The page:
Technology Fact Sheet

November 2005

Using modern technology, the ivory-bill search team can see and hear more than they could with human eyes and ears alone. Digital cameras and sound recorders can be deployed in remote locations that would be difficult to reach with any frequency otherwise. The gear is camouflaged and reduces disturbance to the bird and its behavior that the presence of a human searcher might cause. These devices also provide the kind of constant coverage that would be impossible with human searchers alone.  Listed below are the technologies being used during the 2005–2006 field season.

Remote time-lapse video systems:

Digital video cameras attached to trees will be used to provide constant surveillance of potential ivory-bill cavities and feeding sites. The rate at which these cameras take pictures is adjustable from one frame per second to one every few minutes. They are left in the field for 3 to 10 days. The data are analyzed the same day they are collected.

Remote motion/heat-triggered still cameras:

When all the units are deployed there will be as many as 20 of these camera units installed in the search areas. The cameras use integrated infrared heat-and-motion sensors that can be adjusted for frequency of picture-taking and degree of sensitivity. They are used primarily to monitor feeding trees in the hope of capturing an image of a foraging ivory-billed woodpecker.

Remote sound-recording:

Autonomous recording units developed by the Bioacoustics Research Program at the Cornell Lab of Ornithology will be strapped to trees in the search areas for four weeks at a time. These ARUs contain a hard drive housed in a length of PVC pipe along with an array of microphones covered by a furry wind sock. They are powered by two 6-volt lantern batteries. They are programmed to record eight hours a day, four hours in the morning and four in the evening. The information is downloaded from the ARUs to a larger hard drive and sent to the Lab of Ornithology for acoustic analysis.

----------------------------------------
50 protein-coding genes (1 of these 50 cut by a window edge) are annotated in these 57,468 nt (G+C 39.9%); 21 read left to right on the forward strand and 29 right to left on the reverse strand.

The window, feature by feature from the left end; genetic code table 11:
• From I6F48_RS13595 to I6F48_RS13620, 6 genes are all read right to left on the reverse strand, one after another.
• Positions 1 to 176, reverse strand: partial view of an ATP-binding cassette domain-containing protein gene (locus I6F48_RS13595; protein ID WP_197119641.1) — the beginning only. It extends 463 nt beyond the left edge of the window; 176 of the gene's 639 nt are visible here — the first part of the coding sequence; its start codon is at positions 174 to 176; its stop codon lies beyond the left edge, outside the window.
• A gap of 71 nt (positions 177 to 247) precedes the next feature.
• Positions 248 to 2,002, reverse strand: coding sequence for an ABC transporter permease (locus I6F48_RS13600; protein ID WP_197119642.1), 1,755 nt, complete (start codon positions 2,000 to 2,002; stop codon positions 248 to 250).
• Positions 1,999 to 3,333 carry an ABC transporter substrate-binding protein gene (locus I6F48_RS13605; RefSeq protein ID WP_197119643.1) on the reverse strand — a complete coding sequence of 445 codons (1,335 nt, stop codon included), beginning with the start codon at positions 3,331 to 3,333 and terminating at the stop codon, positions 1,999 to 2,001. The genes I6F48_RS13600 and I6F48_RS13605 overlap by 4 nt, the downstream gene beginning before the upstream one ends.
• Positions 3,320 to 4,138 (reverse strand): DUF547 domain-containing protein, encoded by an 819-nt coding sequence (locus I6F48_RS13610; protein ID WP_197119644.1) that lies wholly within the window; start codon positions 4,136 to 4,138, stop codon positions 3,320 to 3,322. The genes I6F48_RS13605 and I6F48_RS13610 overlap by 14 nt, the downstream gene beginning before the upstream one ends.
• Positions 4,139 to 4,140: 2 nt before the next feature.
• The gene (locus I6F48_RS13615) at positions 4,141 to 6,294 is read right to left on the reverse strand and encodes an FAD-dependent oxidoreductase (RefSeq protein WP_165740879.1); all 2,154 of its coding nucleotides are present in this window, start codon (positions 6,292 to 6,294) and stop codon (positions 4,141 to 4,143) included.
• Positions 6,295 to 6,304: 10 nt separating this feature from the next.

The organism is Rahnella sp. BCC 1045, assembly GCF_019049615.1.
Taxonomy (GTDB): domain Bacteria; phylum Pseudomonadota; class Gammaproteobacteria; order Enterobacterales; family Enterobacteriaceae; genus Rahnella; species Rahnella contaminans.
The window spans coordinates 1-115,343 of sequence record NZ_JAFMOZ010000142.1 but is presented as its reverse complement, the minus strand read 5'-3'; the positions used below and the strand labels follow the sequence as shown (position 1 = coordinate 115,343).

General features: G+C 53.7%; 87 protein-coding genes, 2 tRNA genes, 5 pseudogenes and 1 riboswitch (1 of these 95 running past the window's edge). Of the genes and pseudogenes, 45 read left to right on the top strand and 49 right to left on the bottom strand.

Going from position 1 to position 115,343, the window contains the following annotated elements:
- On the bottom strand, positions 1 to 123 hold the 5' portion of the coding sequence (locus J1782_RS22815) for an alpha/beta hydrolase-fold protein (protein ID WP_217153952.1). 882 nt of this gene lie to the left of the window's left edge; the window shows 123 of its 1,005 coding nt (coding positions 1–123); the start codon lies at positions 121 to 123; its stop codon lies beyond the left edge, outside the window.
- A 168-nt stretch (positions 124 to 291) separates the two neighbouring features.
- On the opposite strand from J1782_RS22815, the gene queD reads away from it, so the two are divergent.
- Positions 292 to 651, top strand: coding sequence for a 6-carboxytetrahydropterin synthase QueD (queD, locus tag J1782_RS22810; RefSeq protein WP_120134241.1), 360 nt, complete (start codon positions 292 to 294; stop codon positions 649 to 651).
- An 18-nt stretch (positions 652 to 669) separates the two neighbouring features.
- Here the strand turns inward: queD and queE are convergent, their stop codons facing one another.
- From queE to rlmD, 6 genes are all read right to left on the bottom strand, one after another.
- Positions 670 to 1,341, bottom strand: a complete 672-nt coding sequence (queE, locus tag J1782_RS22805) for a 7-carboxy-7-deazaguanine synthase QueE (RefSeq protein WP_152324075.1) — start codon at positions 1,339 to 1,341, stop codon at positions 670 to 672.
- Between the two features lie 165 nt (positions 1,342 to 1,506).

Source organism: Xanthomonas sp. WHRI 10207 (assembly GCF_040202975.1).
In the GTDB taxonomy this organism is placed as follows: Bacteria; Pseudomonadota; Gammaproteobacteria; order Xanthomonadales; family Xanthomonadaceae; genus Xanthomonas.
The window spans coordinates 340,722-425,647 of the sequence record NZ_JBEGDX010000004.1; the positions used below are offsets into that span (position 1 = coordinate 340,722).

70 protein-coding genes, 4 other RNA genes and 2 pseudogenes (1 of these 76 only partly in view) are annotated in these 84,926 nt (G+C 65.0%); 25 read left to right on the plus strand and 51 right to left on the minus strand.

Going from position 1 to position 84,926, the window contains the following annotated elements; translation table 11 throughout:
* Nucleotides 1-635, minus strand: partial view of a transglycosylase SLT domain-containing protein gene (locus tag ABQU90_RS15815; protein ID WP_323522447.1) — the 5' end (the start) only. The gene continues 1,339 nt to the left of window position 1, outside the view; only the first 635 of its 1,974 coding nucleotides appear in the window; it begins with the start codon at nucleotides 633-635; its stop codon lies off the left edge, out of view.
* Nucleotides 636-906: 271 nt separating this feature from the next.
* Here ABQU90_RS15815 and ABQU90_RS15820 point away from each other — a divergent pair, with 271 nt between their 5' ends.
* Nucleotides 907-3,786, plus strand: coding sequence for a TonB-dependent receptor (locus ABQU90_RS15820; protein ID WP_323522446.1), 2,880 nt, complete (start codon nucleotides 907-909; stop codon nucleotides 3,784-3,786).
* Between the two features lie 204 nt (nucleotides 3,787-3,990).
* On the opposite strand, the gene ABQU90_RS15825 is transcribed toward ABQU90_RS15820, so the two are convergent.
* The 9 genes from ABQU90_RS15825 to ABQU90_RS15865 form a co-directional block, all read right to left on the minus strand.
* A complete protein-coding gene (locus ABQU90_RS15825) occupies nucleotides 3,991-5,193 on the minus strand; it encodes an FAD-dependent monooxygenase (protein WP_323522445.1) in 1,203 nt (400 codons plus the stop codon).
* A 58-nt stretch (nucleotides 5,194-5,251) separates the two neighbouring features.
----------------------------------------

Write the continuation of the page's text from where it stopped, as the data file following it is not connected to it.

Sound analysis:

Once the ARU recordings are returned, two Cornell-developed sound visualization and measurement programs are used to scan the recordings for items of special interest. The XBAT program filters out and highlights recordings of interest, and the Raven software allows human analysts to explore and compare sounds in visual form, i.e. spectrograms.

GPS Units:

Crew-members use GPS units during transect searches. While walking or canoeing a prescribed path, the GPS unit tracks their movements. These data are then uploaded to a computer and superimposed on a map of the area. Search leaders can see which areas have been covered and where any gaps may have occurred.

Field video/audio recording units:

Each searcher is equipped with a video camera. Although these cameras come with built-in microphones, the sensitivity of the unit has now been augmented with the addition of shotgun microphones to increase the odds of capturing ivory-bill sounds.